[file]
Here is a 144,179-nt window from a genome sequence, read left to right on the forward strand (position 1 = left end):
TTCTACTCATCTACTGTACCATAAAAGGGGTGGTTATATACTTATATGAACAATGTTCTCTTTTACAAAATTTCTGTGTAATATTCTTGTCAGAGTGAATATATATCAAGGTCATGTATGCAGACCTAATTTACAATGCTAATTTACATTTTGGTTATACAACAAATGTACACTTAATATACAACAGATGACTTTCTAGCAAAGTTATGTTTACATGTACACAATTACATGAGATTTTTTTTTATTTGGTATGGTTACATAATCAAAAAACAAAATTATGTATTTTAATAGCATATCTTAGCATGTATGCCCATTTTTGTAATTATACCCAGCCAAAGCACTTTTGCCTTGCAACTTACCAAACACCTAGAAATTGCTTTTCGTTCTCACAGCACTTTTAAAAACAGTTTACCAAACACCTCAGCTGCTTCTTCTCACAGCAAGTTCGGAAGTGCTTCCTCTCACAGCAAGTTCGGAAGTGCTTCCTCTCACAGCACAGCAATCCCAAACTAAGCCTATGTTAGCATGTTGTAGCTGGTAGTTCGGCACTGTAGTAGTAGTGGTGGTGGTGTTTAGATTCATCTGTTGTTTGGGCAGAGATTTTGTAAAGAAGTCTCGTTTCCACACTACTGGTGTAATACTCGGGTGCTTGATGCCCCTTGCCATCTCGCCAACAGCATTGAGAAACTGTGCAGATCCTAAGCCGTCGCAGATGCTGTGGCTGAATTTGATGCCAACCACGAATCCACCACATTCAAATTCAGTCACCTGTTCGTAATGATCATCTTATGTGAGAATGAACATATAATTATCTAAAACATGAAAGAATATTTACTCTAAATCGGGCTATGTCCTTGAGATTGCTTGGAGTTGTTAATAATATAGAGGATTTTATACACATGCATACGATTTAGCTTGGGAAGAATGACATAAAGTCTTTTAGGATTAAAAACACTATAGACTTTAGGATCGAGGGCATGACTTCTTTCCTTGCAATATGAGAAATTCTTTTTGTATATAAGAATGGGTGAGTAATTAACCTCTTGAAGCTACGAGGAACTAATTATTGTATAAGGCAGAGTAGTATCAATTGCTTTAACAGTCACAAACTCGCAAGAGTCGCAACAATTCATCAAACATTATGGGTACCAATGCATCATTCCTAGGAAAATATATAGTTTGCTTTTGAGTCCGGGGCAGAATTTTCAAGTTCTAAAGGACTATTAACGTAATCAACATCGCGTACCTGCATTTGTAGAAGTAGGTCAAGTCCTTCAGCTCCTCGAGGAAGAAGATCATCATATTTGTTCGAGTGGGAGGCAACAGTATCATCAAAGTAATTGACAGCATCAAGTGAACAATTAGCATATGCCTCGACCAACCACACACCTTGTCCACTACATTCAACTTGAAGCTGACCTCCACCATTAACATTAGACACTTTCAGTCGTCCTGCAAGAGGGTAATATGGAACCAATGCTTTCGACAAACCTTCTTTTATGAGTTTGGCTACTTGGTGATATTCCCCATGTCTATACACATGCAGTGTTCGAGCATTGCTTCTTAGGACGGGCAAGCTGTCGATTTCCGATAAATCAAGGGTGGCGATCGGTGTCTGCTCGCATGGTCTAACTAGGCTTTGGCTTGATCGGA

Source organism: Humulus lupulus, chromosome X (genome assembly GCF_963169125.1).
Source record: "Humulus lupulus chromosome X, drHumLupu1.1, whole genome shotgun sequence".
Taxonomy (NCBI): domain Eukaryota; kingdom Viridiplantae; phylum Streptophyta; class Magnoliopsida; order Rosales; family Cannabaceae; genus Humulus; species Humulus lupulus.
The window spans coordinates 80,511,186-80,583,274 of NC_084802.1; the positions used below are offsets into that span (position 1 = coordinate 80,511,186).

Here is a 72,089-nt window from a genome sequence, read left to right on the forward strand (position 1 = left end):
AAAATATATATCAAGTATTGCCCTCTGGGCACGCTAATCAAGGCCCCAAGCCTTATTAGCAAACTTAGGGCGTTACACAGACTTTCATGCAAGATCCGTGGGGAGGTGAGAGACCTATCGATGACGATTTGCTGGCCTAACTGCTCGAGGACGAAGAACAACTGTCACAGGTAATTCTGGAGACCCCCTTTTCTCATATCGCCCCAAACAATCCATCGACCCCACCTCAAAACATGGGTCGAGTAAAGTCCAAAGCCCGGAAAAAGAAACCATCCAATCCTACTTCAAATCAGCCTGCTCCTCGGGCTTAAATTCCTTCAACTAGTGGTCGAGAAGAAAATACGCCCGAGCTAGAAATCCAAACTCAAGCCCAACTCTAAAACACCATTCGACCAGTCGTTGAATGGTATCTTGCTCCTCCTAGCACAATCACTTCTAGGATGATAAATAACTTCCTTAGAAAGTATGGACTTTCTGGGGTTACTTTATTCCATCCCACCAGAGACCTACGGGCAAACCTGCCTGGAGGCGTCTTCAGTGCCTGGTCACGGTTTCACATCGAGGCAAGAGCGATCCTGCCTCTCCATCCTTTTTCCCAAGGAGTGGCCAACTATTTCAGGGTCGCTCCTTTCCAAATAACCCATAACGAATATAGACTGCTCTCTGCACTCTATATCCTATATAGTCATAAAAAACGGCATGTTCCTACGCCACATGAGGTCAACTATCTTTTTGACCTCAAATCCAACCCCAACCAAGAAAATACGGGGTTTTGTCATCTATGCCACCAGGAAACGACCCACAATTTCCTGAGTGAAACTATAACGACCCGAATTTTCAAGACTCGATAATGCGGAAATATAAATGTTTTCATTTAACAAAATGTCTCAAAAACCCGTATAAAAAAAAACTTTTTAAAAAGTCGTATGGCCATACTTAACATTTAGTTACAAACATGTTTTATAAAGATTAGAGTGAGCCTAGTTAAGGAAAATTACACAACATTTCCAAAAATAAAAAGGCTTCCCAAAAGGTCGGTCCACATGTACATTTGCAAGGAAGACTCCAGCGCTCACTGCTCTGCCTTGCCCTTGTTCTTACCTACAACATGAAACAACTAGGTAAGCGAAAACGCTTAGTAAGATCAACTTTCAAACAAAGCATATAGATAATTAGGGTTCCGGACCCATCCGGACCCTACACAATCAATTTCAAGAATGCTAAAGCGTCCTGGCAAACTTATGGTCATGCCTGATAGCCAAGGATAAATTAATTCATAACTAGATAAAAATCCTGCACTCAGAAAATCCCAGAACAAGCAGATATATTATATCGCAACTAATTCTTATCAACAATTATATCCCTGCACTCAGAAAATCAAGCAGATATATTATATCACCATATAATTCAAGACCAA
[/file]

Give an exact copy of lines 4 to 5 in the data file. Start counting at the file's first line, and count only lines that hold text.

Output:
Source record: "Humulus lupulus chromosome X, drHumLupu1.1, whole genome shotgun sequence".
Taxonomy (NCBI): domain Eukaryota; kingdom Viridiplantae; phylum Streptophyta; class Magnoliopsida; order Rosales; family Cannabaceae; genus Humulus; species Humulus lupulus.